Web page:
Spivak On Wine



North Fork of Long island

Posted Date: 07/02/2010

I am not a wine professional---I’m just a guy with a hobby that’s a bit out of control. In fact, I spent almost my entire career at IBM. While working my way up I became friendly with a peer manager named Charles Massoud. Charles was an excellent technical manager, a valuable commodity in our business. One day in 1992 Charles walked into work and resigned. Everyone was stunned. After realizing that he was not, in fact, going to a competitor we were even more stunned. He was leaving a very promising and secure career at IBM to make wine, and make it on the North Fork of Long Island of all places! Even I, who was really starting to appreciate wine at the time, didn’t get it.

It turn out Charles had been leading a double life for years. In the late ‘70s he began making small amounts of wine at home. It was fun and he thought it would be a good retirement gig eventually. However, in 1980 he read in the New York Times about people starting to plant wine grapes on the North Fork. He and his wife Ursula visited Alec and Louisa Hargrave, who had planted the first vineyard on Long Island in 1973 and bottled their first wine in 1975. The visit inspired and excited them. They thought about making wine for the next three years, but also visited France, California and Germany with a serious focus. In 1983 he bought a potato farm not far from the Hargraves and figured that at worst he had acquired a vacation / retirement home. He began clearing fields and planting Chardonnay, Cabernet Sauvignon and Merlot on weekends.

It turned out that the North Fork was a good place to grow wine. It’s a spit of land at the Eastern end of Long Island surrounded by water, Peconic Bay on one side, the Long Island Sound on the other. This moderates the temperature variations. (Incidentally, the South Fork is between Peconic Bay and the ocean and is where the Hamptons and Montauk are located. It’s less than a half hour away.) The soil is reminiscent of Graves in Bordeaux. There are pebbles left from ancient glaciers about two feet under the soil, and sand under that. It drains well. The summers are semi-tropical and the winters are cold. To grow grapes you need 180 frost free days. On average Charles gets 220. A degree day is a measure of heating or cooling. Between April 30 and September 30 the North Fork gets roughly 3,000 degree days, in the same range as Bordeaux, making it a cool growing region, more like France than California. This tends to give you wines with high acidity, not high alcohol, which are very food friendly. The temptation is definitely to grow Bordeaux varieties; however the North Fork grows about 30 varieties of grapes, but only a little of many of them.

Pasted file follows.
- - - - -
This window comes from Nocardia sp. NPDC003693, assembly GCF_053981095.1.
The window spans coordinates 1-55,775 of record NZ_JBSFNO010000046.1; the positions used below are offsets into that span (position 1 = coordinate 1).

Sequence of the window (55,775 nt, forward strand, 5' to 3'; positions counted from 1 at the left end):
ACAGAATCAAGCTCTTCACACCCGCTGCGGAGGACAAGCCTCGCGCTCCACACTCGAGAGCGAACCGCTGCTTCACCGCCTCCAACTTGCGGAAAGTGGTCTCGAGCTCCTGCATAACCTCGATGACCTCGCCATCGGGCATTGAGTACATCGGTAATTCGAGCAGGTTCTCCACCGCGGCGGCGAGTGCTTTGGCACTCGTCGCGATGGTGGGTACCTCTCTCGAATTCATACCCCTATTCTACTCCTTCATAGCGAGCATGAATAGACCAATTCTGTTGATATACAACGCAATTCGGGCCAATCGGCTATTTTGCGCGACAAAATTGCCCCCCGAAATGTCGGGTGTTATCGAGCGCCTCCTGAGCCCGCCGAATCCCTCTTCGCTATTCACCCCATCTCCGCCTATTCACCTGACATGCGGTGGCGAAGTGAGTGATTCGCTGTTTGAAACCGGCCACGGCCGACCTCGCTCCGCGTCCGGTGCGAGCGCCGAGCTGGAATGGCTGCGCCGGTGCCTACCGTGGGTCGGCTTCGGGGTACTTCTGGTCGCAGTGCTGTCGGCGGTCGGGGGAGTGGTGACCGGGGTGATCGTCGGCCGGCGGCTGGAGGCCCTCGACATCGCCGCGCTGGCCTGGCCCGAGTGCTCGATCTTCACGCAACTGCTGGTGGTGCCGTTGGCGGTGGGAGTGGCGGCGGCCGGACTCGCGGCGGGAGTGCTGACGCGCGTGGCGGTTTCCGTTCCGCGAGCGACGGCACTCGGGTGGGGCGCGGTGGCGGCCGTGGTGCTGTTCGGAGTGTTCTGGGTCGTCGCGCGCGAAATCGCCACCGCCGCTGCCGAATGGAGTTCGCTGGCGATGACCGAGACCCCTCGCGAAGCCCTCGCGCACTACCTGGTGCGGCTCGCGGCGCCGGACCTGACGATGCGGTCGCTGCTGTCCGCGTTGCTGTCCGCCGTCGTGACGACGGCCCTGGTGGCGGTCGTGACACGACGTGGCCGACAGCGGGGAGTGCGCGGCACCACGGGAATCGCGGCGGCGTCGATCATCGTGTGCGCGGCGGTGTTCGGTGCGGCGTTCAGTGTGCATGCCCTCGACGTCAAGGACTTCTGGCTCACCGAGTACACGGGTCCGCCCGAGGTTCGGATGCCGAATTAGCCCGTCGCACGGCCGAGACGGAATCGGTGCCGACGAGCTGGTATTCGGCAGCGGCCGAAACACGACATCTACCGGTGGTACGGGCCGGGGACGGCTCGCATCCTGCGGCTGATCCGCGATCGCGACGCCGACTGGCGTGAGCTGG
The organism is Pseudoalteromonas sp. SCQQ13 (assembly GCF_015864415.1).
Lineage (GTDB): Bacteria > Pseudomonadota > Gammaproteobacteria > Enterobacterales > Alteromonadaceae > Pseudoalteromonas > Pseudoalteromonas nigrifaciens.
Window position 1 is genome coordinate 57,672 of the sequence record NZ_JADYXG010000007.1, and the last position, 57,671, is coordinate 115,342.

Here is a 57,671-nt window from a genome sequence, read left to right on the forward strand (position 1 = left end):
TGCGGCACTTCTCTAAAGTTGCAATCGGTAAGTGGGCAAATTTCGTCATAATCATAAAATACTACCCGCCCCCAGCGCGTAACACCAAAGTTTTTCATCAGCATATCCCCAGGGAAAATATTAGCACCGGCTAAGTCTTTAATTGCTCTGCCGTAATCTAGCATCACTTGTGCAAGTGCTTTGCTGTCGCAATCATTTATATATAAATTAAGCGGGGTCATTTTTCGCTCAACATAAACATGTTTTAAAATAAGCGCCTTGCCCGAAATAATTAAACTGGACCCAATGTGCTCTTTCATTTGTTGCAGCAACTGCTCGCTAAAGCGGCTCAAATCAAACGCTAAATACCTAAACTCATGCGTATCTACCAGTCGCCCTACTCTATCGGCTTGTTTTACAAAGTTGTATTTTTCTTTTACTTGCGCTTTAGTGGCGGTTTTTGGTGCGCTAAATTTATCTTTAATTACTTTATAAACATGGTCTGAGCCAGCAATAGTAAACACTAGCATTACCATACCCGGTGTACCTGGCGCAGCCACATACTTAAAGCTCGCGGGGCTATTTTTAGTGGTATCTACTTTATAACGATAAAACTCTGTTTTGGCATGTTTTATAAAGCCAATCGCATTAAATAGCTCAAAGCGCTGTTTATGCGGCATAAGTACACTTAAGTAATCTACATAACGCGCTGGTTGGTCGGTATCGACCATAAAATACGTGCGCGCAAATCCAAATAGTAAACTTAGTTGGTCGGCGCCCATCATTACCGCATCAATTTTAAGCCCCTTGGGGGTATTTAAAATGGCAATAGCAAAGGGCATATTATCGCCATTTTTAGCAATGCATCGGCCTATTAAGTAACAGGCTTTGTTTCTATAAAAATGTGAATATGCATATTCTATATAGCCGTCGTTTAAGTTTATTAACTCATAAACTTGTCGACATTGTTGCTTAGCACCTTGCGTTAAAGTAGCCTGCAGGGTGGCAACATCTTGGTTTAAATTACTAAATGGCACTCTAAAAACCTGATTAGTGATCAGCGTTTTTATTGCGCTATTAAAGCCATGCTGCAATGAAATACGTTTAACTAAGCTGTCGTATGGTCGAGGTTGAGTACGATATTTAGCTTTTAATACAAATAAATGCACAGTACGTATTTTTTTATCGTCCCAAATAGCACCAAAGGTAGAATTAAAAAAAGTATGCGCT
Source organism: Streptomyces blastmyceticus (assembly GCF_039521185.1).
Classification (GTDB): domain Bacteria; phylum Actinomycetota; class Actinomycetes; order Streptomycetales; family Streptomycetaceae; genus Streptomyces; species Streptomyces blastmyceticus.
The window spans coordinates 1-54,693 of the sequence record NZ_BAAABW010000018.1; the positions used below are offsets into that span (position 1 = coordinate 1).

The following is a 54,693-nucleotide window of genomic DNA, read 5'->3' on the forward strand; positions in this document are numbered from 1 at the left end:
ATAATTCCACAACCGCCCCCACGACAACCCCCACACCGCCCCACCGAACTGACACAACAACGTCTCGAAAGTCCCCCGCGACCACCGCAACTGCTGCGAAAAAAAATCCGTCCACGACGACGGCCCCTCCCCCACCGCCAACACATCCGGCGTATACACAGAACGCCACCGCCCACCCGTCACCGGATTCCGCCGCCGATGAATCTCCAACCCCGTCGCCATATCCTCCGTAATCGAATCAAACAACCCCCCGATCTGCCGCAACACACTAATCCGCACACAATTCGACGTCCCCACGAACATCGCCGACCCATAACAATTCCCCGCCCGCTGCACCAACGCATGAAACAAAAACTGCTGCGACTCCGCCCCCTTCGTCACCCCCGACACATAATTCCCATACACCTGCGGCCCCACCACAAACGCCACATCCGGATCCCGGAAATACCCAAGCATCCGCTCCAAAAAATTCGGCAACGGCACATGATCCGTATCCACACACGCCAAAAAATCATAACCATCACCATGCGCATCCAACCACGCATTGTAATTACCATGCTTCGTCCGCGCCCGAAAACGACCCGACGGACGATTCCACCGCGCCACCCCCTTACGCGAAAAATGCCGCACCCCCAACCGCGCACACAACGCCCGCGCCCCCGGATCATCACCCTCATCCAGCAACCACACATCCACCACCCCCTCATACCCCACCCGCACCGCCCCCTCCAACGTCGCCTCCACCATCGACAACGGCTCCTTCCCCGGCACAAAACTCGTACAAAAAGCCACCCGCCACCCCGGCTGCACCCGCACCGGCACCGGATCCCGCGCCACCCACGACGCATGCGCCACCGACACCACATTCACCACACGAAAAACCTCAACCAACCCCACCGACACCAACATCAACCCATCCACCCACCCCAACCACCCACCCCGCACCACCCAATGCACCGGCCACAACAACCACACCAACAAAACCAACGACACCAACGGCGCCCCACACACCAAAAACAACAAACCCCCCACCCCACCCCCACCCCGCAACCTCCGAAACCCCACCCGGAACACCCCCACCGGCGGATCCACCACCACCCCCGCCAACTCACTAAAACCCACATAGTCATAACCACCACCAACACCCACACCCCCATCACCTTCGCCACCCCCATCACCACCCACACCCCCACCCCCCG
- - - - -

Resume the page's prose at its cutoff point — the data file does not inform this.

Thinking that “Massoud Vineyards” didn’t have the right ring to it Charles named his place Paumanok, the Indian name for Long Island that was used by Walt Whitman in his poetry about the area. Realizing that he lacked knowledge of wine making he asked his wife’s uncle, who was a vintner in Germany, to come and help. He showed Charles how to space the vines 4 feet apart (twice as dense as Charles was planting) and how to start plants low and train them upright. All vineyards on the North Fork now plant this way. He also brought in a consultant from Bordeaux. Gradually he learned to become attuned to the local environment. He has irrigation but uses it only during droughts. He really tries to make the wine in the field and use what nature gives him, however he has learned some manipulations that are good for his environment. He removes leaves that hide the grapes helping to ventilate them and exposing them to more sunlight. This is a good idea on Long Island. It may not be as wise in sunnier areas like California or Australia. He has also learned to cut higher second growths off his vines and to only allow two clusters per plant to give more intensity and ripeness to the clusters that are left. This technique is now known as Green Harvest. Charles was doing it before it had a name. He is always trying to tune into the environment and always learning.